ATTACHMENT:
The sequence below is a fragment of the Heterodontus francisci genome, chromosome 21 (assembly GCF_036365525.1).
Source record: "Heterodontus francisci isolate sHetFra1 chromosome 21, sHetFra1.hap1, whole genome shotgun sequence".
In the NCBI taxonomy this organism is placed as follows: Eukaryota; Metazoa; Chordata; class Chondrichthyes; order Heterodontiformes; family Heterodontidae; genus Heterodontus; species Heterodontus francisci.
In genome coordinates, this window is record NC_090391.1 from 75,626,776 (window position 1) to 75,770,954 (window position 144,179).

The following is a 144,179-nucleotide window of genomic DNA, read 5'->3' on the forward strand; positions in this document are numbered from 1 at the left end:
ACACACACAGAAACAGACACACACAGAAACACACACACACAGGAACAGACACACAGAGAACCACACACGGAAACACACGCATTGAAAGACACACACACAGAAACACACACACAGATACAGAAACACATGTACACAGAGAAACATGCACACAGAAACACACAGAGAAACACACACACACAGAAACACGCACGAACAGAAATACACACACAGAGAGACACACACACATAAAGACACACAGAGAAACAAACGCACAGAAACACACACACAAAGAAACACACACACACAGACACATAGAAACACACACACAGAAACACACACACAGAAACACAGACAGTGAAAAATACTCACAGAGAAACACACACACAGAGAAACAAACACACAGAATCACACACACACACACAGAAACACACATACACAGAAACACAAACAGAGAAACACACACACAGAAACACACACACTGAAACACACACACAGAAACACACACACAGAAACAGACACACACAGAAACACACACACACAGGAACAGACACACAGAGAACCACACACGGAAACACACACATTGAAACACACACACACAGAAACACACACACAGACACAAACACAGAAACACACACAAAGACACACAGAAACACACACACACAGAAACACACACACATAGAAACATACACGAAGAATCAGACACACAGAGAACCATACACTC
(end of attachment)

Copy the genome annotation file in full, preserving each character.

The sequence below is a fragment of the Heterodontus francisci genome, chromosome 21 (assembly GCF_036365525.1).
Source record: "Heterodontus francisci isolate sHetFra1 chromosome 21, sHetFra1.hap1, whole genome shotgun sequence".
In the NCBI taxonomy this organism is placed as follows: Eukaryota; Metazoa; Chordata; class Chondrichthyes; order Heterodontiformes; family Heterodontidae; genus Heterodontus; species Heterodontus francisci.
In genome coordinates, this window is record NC_090391.1 from 75,626,776 (window position 1) to 75,770,954 (window position 144,179).

The following is a 144,179-nucleotide window of genomic DNA, read 5'->3' on the forward strand; positions in this document are numbered from 1 at the left end:
ACACACACAGAAACAGACACACACAGAAACACACACACACAGGAACAGACACACAGAGAACCACACACGGAAACACACGCATTGAAAGACACACACACAGAAACACACACACAGATACAGAAACACATGTACACAGAGAAACATGCACACAGAAACACACAGAGAAACACACACACACAGAAACACGCACGAACAGAAATACACACACAGAGAGACACACACACATAAAGACACACAGAGAAACAAACGCACAGAAACACACACACAAAGAAACACACACACACAGACACATAGAAACACACACACAGAAACACACACACAGAAACACAGACAGTGAAAAATACTCACAGAGAAACACACACACAGAGAAACAAACACACAGAATCACACACACACACACAGAAACACACATACACAGAAACACAAACAGAGAAACACACACACAGAAACACACACACTGAAACACACACACAGAAACACACACACAGAAACAGACACACACAGAAACACACACACACAGGAACAGACACACAGAGAACCACACACGGAAACACACACATTGAAACACACACACACAGAAACACACACACAGACACAAACACAGAAACACACACAAAGACACACAGAAACACACACACACAGAAACACACACACATAGAAACATACACGAAGAATCAGACACACAGAGAACCATACACTC